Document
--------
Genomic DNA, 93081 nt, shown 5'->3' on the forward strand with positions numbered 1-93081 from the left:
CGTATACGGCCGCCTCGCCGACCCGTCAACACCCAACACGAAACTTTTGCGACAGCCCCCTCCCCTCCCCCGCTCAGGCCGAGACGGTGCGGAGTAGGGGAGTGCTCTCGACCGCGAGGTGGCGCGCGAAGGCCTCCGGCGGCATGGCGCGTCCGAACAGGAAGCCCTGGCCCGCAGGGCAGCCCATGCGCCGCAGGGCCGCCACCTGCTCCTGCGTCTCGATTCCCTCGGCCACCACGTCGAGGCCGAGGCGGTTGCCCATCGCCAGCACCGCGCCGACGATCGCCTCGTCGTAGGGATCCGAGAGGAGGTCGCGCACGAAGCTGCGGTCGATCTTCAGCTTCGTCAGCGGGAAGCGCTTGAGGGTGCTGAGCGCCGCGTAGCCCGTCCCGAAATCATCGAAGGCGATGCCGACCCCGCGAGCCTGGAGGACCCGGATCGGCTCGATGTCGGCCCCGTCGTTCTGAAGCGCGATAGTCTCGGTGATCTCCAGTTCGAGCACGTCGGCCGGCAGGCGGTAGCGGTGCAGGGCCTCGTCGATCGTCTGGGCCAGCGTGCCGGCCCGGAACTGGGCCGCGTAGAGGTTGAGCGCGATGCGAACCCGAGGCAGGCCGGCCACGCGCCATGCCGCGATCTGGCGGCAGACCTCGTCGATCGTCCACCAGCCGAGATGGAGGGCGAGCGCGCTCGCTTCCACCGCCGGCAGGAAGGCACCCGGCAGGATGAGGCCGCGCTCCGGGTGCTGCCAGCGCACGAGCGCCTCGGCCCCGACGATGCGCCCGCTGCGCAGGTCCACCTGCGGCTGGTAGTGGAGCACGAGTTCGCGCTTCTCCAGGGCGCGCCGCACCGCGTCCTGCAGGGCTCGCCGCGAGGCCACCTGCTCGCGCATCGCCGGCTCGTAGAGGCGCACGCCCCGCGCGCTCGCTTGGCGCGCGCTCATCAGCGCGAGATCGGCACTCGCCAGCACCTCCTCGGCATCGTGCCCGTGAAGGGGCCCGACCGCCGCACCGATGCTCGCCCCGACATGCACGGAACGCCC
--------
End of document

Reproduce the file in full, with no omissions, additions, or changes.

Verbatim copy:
Genomic DNA, 93081 nt, shown 5'->3' on the forward strand with positions numbered 1-93081 from the left:
CGTATACGGCCGCCTCGCCGACCCGTCAACACCCAACACGAAACTTTTGCGACAGCCCCCTCCCCTCCCCCGCTCAGGCCGAGACGGTGCGGAGTAGGGGAGTGCTCTCGACCGCGAGGTGGCGCGCGAAGGCCTCCGGCGGCATGGCGCGTCCGAACAGGAAGCCCTGGCCCGCAGGGCAGCCCATGCGCCGCAGGGCCGCCACCTGCTCCTGCGTCTCGATTCCCTCGGCCACCACGTCGAGGCCGAGGCGGTTGCCCATCGCCAGCACCGCGCCGACGATCGCCTCGTCGTAGGGATCCGAGAGGAGGTCGCGCACGAAGCTGCGGTCGATCTTCAGCTTCGTCAGCGGGAAGCGCTTGAGGGTGCTGAGCGCCGCGTAGCCCGTCCCGAAATCATCGAAGGCGATGCCGACCCCGCGAGCCTGGAGGACCCGGATCGGCTCGATGTCGGCCCCGTCGTTCTGAAGCGCGATAGTCTCGGTGATCTCCAGTTCGAGCACGTCGGCCGGCAGGCGGTAGCGGTGCAGGGCCTCGTCGATCGTCTGGGCCAGCGTGCCGGCCCGGAACTGGGCCGCGTAGAGGTTGAGCGCGATGCGAACCCGAGGCAGGCCGGCCACGCGCCATGCCGCGATCTGGCGGCAGACCTCGTCGATCGTCCACCAGCCGAGATGGAGGGCGAGCGCGCTCGCTTCCACCGCCGGCAGGAAGGCACCCGGCAGGATGAGGCCGCGCTCCGGGTGCTGCCAGCGCACGAGCGCCTCGGCCCCGACGATGCGCCCGCTGCGCAGGTCCACCTGCGGCTGGTAGTGGAGCACGAGTTCGCGCTTCTCCAGGGCGCGCCGCACCGCGTCCTGCAGGGCTCGCCGCGAGGCCACCTGCTCGCGCATCGCCGGCTCGTAGAGGCGCACGCCCCGCGCGCTCGCTTGGCGCGCGCTCATCAGCGCGAGATCGGCACTCGCCAGCACCTCCTCGGCATCGTGCCCGTGAAGGGGCCCGACCGCCGCACCGATGCTCGCCCCGACATGCACGGAACGCCC